Just as with so many other things in life, it takes two to buy a pharmacy. A buyer and a seller are the key ingredients. While brokers and lawyers help make sure everything is in the right measure and neither party gets burned, without a willing buyer and a motivated seller there is no deal.
While the buyer and seller may appear to be adversaries in a zero-sum game, in reality, they may have more in common than meets the eye:
Both the buyer and the seller want the company sold. Both want as painless a process as possible. Both want it over quickly. Neither wants to get very far into the deal and have it fall apart. Neither wants the word to get out that a deal is in process. And neither wants the business to fail.
With so much in common, how could anything go wrong? Simple: buyers and sellers speak different languages. Each is reading for different clues, deciphering vastly different nuances, viewing the whole process through a different set of lenses. And this is exactly as it should be. Friendly skepticism is the ideal in all transactions. Former American President Ronald Reagan used to chide the then Soviet Premier, Mikhail Gorbachev, with the phrase “trust, but verify.” The United States was willing to accept what the Russians said was true only after the United States had verified it to be true. As with nuclear warheads, the same is true for pharmacy purchases.
It goes without saying that the wants and needs of buyers and sellers are sometimes at odds with each other. Knowing these wants and needs, being able to put yourself in the other party’s shoes, will help in reaching a deal that is acceptable to both sides.
Looking Ahead / Looking Behind
As a general overview, the buyer is watching the road ahead. All discussions are filtered through a view of future goals. In contrast, the seller is watching the rearview mirror. All discussions are filtered through historical contexts. While both may be in the same room, they often hear different conversations due to their respective filters. Knowing this and trying to see through the other ‘s filter can make the whole process clearer.
And the buyer and seller want to convey different things: The buyer wants to convince the seller that he or she will take care of the pharmacy. The seller wants to convince the buyer that his or her pharmacy is the best pharmacy. It’s important to remember who the audience is in order to give it what it wants. For example, if the seller is concerned about money and the buyer is only focusing on employee retention, neither will be satisfied.
When buyers and sellers work together, it is easy to develop tunnel vision. While numbers are important, there is more to the deal than money. A deal must work in reality as well as on paper. The repercussions of a sale that doesn’t work out can be far-reaching and long-lasting.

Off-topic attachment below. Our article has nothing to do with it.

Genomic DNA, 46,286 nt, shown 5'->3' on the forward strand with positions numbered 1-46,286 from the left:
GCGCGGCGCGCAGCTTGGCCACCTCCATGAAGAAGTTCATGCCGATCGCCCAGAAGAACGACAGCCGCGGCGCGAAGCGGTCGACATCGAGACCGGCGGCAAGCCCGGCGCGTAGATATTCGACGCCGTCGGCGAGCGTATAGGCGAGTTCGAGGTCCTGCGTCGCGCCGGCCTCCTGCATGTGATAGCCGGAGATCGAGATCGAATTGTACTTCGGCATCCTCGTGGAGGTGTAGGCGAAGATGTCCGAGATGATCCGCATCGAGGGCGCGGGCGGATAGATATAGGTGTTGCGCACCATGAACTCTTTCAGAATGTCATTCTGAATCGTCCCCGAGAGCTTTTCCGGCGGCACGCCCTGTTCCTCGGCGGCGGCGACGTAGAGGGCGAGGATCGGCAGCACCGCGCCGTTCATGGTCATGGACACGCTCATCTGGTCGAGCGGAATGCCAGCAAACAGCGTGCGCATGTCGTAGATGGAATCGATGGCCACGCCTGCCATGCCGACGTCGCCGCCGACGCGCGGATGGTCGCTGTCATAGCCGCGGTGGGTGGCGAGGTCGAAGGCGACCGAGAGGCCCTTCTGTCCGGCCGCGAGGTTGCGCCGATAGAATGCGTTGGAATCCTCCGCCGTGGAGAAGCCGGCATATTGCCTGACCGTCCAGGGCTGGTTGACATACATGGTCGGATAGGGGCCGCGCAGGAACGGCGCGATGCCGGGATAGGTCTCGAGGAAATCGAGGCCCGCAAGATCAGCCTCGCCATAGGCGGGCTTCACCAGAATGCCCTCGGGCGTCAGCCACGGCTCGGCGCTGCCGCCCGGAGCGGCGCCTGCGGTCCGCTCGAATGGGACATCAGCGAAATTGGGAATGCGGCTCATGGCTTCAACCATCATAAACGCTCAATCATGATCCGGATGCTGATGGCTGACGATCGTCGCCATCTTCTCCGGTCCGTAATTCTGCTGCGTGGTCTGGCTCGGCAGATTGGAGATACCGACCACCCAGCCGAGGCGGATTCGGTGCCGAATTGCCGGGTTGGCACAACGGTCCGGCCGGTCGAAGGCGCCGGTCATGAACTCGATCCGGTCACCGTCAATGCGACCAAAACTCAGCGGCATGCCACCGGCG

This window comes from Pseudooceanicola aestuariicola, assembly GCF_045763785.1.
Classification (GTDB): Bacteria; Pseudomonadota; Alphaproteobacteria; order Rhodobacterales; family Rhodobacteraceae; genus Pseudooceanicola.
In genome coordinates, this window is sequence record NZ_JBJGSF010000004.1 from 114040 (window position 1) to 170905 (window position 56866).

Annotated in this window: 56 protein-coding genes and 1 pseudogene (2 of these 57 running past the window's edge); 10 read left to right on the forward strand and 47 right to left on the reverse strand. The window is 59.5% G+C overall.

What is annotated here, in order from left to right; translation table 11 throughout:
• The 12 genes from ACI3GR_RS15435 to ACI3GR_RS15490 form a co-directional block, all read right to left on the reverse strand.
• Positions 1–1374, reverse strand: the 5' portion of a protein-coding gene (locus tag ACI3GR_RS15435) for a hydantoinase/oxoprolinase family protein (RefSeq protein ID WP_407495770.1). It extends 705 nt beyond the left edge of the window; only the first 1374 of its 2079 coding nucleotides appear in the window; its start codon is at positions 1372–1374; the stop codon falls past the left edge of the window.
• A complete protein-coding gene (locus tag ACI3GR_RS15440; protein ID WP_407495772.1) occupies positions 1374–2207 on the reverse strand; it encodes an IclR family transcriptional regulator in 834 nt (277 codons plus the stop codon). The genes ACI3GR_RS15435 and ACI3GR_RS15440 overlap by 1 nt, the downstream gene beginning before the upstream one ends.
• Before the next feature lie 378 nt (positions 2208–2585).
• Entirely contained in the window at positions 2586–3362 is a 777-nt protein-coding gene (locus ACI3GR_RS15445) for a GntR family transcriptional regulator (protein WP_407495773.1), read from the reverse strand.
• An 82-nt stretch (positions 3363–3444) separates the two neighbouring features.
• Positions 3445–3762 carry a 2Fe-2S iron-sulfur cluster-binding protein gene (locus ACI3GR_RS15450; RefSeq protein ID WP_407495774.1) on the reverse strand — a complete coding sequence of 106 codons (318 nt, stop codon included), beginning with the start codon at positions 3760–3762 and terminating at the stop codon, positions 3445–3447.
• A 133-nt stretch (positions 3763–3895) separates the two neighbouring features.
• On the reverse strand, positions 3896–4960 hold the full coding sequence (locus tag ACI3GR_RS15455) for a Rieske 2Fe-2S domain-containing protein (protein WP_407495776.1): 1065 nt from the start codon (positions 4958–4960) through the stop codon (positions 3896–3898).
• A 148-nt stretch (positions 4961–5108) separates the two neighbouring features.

The only good deal is one that is safe for both parties. So keep in mind the reality of the other party’s situation. As the parties continue to work together, the buyer and seller should build a rapport that lends itself to trust. This is necessary for the buyer to be able to comfortably accept the counsel of the seller regarding the safety of the deal. However, this trust should not interfere with healthy skepticism. As a buyer, we will need to check the data. But as well, we also listen to what the seller is telling us.
Trust is important in any situation, and it is absolutely necessary to the process of win/win discussions. Both parties must feel free to offer suggestions and pursue safe outcomes. However, even in situations where trust is established, conversations may turn heated. In such cases, simply take a break from controversial items and leave them for later when cooler heads can prevail. Remember that the goal is to reach the safest deal, not just the one that brings you the most dollar signs.
Trust during the sale of a pharmacy is crucial. But trust isn’t something you just throw out on the table. Trust is earned. In time, a buyer learns to trust a seller and a seller learns to trust a buyer. As the sale process continues, both will reach a level of comfort with the trustworthiness of the other. However, if this doesn’t happen, it may be best to reevaluate if the person you are dealing with this the right fit for you.
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